Miners sweep own tourney
One sentence summed it up.
"It was a good week to be a Miner," said Park City volleyball coach Ed Potts.
Whether it was shut outs in both tennis and soccer, or football’s upset of the No. 1 team in the state, the Miners were definitely having a week for the history books, but it was Potts’ team that capped it all off. In just two days, his girls volleyball team swept away the competition and blew the minds of everyone else as they sailed undefeated to the championship in the first-ever Park City volleyball tournament.
"I can’t remember winning like that in the eight years I’ve been here," marveled Potts.
The Miners’ winning ways started off on Friday night as they moved past Ben Lomand, South Summit and Canyon View.
"Each game, we kept getting better and better," Potts said. "We played South Summit really well."
Saturday offered another series of successes including key wins against the notable programs, like Ogden and then Waterford in the championship game. The Miners beat Waterford in three games, 25-28, 25-20, 16-14.
"There’s a lot of dedicated people lots of motivation," Potts said
He suspected that much of the girls’ drive came from the developments earlier in the week. In just a few days, the team lost their head coach, star player and freshman coach, yet still managed to pull themselves together to host the tournament.
"We lost all three in one swift blow. They had to rally each other," said Potts. "As sad as it was, it helped pull the team together."
The team was lead by its two senior captains, Lisa Hibler and Kelly Barber — who was named tournament MVP. Potts said that they both "really stepped up," but it was their leadership and positive attitude that really helped them work past the week’s disappointments and play well in the tournament.
They were joined by libero, Nicole Galvan, whom Potts said led the defense and passed well throughout the tournament.
"That makes it great for our hitters to have a great night," Potts said.
One of those included outside hitter, Kaleigh Nelson, whose consistency helped the Miners to win close games. She was joined by Lauren Deane, a transfer from Judge Memorial, who Potts says is quickly making herself known in the volleyball world.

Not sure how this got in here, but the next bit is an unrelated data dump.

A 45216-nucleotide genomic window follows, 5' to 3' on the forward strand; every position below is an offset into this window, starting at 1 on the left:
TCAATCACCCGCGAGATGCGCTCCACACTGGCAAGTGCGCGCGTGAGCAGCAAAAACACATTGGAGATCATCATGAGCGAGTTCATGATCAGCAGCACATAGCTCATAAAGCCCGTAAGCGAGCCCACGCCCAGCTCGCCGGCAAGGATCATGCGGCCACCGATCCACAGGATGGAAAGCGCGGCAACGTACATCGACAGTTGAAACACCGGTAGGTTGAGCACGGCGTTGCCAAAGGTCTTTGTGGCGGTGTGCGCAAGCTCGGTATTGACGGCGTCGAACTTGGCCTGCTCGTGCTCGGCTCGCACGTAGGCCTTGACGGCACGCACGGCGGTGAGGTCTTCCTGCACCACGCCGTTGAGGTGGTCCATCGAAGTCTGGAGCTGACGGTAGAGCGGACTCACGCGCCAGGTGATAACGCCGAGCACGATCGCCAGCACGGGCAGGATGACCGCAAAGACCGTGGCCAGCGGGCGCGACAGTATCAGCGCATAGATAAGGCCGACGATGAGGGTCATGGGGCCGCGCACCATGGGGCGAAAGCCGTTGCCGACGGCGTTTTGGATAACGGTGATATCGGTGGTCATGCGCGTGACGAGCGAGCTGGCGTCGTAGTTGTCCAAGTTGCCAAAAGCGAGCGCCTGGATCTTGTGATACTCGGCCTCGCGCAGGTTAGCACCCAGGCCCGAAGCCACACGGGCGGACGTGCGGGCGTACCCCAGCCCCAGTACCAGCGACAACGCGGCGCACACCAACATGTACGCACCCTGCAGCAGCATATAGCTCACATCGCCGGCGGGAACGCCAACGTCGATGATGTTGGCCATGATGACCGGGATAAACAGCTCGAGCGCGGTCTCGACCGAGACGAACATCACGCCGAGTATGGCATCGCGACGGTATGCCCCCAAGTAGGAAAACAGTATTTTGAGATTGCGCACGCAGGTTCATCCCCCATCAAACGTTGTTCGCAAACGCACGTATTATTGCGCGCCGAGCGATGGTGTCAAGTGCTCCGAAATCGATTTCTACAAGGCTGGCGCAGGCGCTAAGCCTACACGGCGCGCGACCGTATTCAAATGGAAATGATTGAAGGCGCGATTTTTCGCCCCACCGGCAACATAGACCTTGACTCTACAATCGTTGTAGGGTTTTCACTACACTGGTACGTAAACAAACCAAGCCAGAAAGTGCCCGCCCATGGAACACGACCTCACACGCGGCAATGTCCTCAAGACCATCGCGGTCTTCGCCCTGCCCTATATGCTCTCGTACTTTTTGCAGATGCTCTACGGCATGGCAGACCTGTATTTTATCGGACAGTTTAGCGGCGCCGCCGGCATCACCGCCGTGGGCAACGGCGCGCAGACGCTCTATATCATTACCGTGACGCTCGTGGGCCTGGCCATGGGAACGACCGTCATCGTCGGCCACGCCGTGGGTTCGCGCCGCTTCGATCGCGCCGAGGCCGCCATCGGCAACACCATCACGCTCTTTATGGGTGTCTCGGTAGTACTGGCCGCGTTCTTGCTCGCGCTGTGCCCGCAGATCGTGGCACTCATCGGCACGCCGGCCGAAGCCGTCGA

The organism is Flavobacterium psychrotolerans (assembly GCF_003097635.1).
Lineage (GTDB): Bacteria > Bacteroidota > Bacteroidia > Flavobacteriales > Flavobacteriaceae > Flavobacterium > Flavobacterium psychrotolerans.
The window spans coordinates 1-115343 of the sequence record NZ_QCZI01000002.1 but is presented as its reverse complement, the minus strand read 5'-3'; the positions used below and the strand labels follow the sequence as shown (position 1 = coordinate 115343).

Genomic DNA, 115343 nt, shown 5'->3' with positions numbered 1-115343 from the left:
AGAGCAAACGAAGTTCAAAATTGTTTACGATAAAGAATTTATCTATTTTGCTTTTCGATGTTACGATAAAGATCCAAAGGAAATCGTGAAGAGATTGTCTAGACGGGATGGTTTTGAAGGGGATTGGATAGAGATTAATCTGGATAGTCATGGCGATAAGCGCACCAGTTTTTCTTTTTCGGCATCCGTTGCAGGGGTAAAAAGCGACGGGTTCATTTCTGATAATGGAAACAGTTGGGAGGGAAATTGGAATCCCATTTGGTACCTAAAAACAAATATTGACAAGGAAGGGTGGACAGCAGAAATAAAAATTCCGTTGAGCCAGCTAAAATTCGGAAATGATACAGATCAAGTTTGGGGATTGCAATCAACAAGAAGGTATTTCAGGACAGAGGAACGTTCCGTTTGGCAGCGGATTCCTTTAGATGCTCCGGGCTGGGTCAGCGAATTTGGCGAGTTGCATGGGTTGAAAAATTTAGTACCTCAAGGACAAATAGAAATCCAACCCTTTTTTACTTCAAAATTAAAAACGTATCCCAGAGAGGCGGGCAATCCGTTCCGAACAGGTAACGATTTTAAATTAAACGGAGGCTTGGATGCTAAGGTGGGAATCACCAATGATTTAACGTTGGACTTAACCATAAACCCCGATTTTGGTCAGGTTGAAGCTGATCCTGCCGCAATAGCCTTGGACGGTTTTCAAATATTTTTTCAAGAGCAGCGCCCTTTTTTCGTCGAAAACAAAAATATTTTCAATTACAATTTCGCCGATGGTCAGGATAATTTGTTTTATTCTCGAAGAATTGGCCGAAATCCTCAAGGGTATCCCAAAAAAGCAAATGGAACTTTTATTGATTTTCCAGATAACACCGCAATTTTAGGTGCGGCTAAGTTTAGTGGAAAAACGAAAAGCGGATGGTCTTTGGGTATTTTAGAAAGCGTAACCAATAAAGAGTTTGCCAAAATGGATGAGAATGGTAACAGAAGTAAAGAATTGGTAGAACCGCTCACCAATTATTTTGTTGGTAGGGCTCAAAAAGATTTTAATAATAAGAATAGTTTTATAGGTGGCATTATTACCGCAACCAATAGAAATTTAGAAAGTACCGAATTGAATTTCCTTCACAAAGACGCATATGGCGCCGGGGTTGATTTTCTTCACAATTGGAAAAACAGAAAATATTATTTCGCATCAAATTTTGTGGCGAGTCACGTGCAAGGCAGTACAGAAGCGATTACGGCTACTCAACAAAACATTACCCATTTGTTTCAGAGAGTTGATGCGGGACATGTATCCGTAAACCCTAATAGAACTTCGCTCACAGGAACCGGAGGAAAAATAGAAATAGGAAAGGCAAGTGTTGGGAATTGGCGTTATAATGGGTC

"She’s clearly showing the state that she’s one of the best outside hitters in the state," Potts said. "We call her ‘bread and butter.’ Anytime we need a point, we send it right to her."
With the loss of star setter Andrea Hargroder to Skyline this year, Potts called upon Megan Woodard and Alex Shearer to step in, despite having all had junior varsity starts.
"They acted like they’d done it all their life," Potts said.
Potts said that the biggest difference he saw in his team was an attitude adjustment.
"Last year, we would have panicked," Potts said. "This year, they want the ball."
With the usual team leaders gone from the program, he said the team finally found a reason to make an effort and take the team in a new direction.
"I think that, for our seniors, we are using that as something to turn our program around. I think that this tournament was evidence," Potts said.
The tournament was also an excellent place for the girls to make a name for themselves among their own fans and other teams in the state.
"That’s the whole reason that Josh Fisher wanted to bring a tournament to Park City," Potts explained.
On Friday, when a rain delay on the football field forced the student body indoors, students and parents got a taste of how well Park City’s volleyball team was playing this season and came back on Saturday looking for more.
"It makes the school feel good and its fun to watch," Potts said.
The girls are now preparing for a road trip to Price to take on Carbon, one of the top teams in the state.
"We need to take this all in and get ready for Carbon," Potts said. "It’s the first real test of what kind of team we are."
The Miners will face Carbon on the road on Thursday, Aug. 31 at 4 p.m.
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The Park City Ice Arena is expected to temporarily close later in 2021 to allow crews to replace the ice surface and perform other maintenance work, one of a series of projects City Hall plans to outline at an upcoming open house. It will be an in-person event.